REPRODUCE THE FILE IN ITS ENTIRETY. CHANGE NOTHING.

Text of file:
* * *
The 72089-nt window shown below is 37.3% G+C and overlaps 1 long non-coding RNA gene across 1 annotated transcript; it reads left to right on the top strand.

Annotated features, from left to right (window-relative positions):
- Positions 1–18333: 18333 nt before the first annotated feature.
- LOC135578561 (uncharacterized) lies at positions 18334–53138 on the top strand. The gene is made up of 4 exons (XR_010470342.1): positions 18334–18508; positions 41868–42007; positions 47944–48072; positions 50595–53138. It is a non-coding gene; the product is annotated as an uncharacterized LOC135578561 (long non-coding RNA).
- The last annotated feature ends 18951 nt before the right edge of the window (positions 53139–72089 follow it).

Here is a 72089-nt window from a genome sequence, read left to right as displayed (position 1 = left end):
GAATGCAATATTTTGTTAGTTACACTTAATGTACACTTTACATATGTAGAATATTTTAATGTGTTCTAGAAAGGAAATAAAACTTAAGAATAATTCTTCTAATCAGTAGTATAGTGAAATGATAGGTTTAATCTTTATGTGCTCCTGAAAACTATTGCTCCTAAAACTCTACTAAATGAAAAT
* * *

The 72089-nt window shown below is 37.3% G+C and overlaps 1 long non-coding RNA gene across 1 annotated transcript; it reads left to right on the top strand.

Annotated features, from left to right (window-relative positions):
- Positions 1–18333: 18333 nt before the first annotated feature.
- LOC135578561 (uncharacterized) lies at positions 18334–53138 on the top strand. The gene is made up of 4 exons (XR_010470342.1): positions 18334–18508; positions 41868–42007; positions 47944–48072; positions 50595–53138. It is a non-coding gene; the product is annotated as an uncharacterized LOC135578561 (long non-coding RNA).
- The last annotated feature ends 18951 nt before the right edge of the window (positions 53139–72089 follow it).

Here is a 72089-nt window from a genome sequence, read left to right as displayed (position 1 = left end):
GAATGCAATATTTTGTTAGTTACACTTAATGTACACTTTACATATGTAGAATATTTTAATGTGTTCTAGAAAGGAAATAAAACTTAAGAATAATTCTTCTAATCAGTAGTATAGTGAAATGATAGGTTTAATCTTTATGTGCTCCTGAAAACTATTGCTCCTAAAACTCTACTAAATGAAAAT